William Simcoe PE, Albany Water Department Deputy Commissioner
John Cunningham, Town of Colonie Commissioner of Public Works
John Fraser, PE., Town of Colonie Superintendent, Latham Water Dept.

For Their Significant Contribution to The Completion of the Congress Street Bridge Study

Patrick Madden, City of Troy Mayor
Charles Patricelli, City of Watervliet Mayor
Steve Strichman, City of Troy Planning Director
Joe LaCivita, City of Watervliet General Manager

An awards ceremony press event was held at Hudson Shores Park at the foot of the Congress Street Bridge in Watervliet on Tuesday, November 23rd.

The Erastus Corning, 2nd Achievement Awards for Intermunicipal Cooperation recognize municipalities and organizations whose efforts have significantly contributed to the advancement of intermunicipal and interagency cooperation and regional planning.

“These award-winning initiatives demonstrate the value and benefits of working together and resonate with CDRPC’s long-standing commitment to promoting regional cooperation,” said Michael Stammel, Chair of CDRPC’s Board of Commissioners. “We are pleased to recognize these projects and organizations through this awards program and will continue to support similar collaborations that provide services more efficiently, enhance community and economic development, help protect public health, and enhance our quality of life in the Capital District.”

2020 Erastus Corning 2nd Awards for Intermunicipal Cooperation

Awardees included:

Albany and Saratoga Counties were recognized for partnering to construct a regional biosolids treatment facility to anaerobically digest biosolids generated at the three treatment plants owned and operated by the two counties.

This facility will also be capable of receiving trucked fats, oils and grease as well as septage waste and sewage sludge from small treatment plants throughout the region.  This project is anticipated to reduce costs to the rate payers of both counties as well as reduce the operating and maintenance costs to run the facility. With this award CDRPC recognizes Daniel P. McCoy, Albany County Executive,
Andrew C. Joyce, Chairman of the Albany County Legislature, Preston Allen, Chairman, Saratoga County Board of Supervisors. Also recognized are district staff: John R. Adair, Jr., Chairman and Angelo Gaudio, Executive Director of the Albany County Water Purification District as well as Wayne A. Howe, Chairman and Dan Rourke, Executive Director of the Saratoga County Sewer District.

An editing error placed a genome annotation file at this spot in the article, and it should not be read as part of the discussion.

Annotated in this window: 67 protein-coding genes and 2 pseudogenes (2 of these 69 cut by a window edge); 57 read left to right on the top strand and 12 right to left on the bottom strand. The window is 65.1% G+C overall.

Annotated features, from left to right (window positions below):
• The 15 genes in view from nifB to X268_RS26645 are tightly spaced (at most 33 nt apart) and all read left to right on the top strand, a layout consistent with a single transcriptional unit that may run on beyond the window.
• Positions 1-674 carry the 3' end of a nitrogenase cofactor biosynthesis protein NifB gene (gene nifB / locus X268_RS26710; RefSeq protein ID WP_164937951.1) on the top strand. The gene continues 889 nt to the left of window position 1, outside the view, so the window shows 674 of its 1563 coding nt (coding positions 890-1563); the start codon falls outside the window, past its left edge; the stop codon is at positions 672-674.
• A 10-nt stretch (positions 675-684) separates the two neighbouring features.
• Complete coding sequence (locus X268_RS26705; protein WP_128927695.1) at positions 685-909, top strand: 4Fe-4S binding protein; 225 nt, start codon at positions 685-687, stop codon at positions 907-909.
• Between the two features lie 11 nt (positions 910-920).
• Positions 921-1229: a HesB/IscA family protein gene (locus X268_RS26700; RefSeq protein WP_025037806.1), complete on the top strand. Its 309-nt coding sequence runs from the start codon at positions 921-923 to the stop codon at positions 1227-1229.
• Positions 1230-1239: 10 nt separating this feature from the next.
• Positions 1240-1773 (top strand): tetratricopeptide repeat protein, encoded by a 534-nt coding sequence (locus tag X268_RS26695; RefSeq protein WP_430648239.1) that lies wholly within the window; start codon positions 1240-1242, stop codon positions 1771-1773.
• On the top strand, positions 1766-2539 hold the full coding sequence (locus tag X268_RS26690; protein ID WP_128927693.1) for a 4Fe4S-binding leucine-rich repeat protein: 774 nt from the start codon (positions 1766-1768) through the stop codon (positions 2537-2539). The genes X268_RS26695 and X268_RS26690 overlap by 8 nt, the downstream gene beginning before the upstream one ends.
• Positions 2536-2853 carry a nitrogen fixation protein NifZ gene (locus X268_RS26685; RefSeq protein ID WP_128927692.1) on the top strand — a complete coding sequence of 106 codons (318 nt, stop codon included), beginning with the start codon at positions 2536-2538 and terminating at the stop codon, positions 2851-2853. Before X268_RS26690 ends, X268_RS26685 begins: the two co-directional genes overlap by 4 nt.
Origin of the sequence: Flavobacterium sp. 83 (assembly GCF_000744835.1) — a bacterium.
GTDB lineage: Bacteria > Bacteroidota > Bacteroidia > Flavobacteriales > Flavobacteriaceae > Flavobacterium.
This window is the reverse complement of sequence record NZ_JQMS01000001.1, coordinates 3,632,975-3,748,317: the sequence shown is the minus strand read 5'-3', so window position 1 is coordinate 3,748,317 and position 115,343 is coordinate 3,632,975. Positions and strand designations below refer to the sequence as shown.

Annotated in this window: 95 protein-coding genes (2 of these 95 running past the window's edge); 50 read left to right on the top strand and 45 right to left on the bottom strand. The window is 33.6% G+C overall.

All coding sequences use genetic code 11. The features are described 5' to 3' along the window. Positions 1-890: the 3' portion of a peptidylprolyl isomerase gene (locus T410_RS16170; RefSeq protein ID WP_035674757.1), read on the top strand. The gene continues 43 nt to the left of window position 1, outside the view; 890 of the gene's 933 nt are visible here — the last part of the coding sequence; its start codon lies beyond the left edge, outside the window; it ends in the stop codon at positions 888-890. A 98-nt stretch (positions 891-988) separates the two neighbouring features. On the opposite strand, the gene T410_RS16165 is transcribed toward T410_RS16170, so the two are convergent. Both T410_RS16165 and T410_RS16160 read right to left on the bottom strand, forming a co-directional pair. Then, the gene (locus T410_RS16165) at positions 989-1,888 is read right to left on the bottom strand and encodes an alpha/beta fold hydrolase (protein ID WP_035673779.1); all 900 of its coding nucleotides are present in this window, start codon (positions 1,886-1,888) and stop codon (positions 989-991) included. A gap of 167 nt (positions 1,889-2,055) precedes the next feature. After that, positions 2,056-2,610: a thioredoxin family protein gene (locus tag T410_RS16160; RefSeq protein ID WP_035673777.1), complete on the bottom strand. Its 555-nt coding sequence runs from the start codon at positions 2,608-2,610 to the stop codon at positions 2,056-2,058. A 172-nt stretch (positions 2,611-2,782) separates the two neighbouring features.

“This project is a forward thinking initiative that provides the residents of both counties with a logical, environmentally responsible, and long lasting approach to biosolids and rate management,” said The Chairmen of the Saratoga County Board of Supervisors Preston Allen Sr.

Adam Greenburg, Town Board member, Town of New Scotland, for his leadership advancing Community Choice Aggregation (CCA), bringing together the collective buying power of 14 municipalities, from Glens Falls to Bethlehem, Albany to Knox, to purchase cleaner electricity at lower prices for their 90,000 residents.

Thanks to the leadership of New Scotland Town Board member Adam Greenberg, the Capital Region is now seeing this large scale change through Community Choice Aggregation (CCA). The CCA initiative, led by Adam, is bringing together the collective buying power of 14 municipalities, from Glens Falls to Bethlehem, Albany to Knox, to purchase cleaner electricity at lower prices for their 90,000 residents. Adam’s leadership, and ability to move past talk, made this critical inter-municipal sustainability happen.




The Rensselaer Plateau Alliance, the NYS DEC Hudson River Estuary Program, the New England Interstate Water Poluution Control Commission, the Chazen Companies and Inter-Fluve were recognized for identifying solutions to flooding and make the Poesten Kill watershed more resilient to climate change using a combination of traditional and green engineering practices. This project incorporated extensive stakeholder input from residents of the Poesten Kill watershed in the towns of Grafton, Brunswick, Poestenkill, Troy, and Berlin.

“This project is an example of why RPA focuses on community-based conservation. The most innovative ideas in the plan came from local input. We are grateful to the many elected officials, neighbors, and volunteers who participated in public workshops and committee meetings along with the scientists from Chazen and Interfluve,” – said Jim Bonesteel, Rensselaer Plateau Alliance’s Executive Director.